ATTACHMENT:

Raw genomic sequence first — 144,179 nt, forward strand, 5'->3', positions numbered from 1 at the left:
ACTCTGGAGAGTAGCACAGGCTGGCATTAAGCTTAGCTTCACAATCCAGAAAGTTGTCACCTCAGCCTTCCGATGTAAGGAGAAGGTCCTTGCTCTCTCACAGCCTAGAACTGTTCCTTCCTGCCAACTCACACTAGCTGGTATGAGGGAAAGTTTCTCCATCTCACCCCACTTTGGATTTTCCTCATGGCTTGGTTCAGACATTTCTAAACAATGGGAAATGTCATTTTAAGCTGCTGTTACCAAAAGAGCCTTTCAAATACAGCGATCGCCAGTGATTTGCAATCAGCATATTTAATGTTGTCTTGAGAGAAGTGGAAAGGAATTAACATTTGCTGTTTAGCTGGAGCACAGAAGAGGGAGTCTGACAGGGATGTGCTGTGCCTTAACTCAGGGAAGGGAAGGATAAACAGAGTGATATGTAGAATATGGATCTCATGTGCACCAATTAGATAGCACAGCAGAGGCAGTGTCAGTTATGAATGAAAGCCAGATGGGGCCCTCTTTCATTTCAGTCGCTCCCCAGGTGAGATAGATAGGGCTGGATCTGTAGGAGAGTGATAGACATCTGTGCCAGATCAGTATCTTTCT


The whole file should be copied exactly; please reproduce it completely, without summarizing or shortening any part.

Raw genomic sequence first — 144,179 nt, forward strand, 5'->3', positions numbered from 1 at the left:
ACTCTGGAGAGTAGCACAGGCTGGCATTAAGCTTAGCTTCACAATCCAGAAAGTTGTCACCTCAGCCTTCCGATGTAAGGAGAAGGTCCTTGCTCTCTCACAGCCTAGAACTGTTCCTTCCTGCCAACTCACACTAGCTGGTATGAGGGAAAGTTTCTCCATCTCACCCCACTTTGGATTTTCCTCATGGCTTGGTTCAGACATTTCTAAACAATGGGAAATGTCATTTTAAGCTGCTGTTACCAAAAGAGCCTTTCAAATACAGCGATCGCCAGTGATTTGCAATCAGCATATTTAATGTTGTCTTGAGAGAAGTGGAAAGGAATTAACATTTGCTGTTTAGCTGGAGCACAGAAGAGGGAGTCTGACAGGGATGTGCTGTGCCTTAACTCAGGGAAGGGAAGGATAAACAGAGTGATATGTAGAATATGGATCTCATGTGCACCAATTAGATAGCACAGCAGAGGCAGTGTCAGTTATGAATGAAAGCCAGATGGGGCCCTCTTTCATTTCAGTCGCTCCCCAGGTGAGATAGATAGGGCTGGATCTGTAGGAGAGTGATAGACATCTGTGCCAGATCAGTATCTTTCT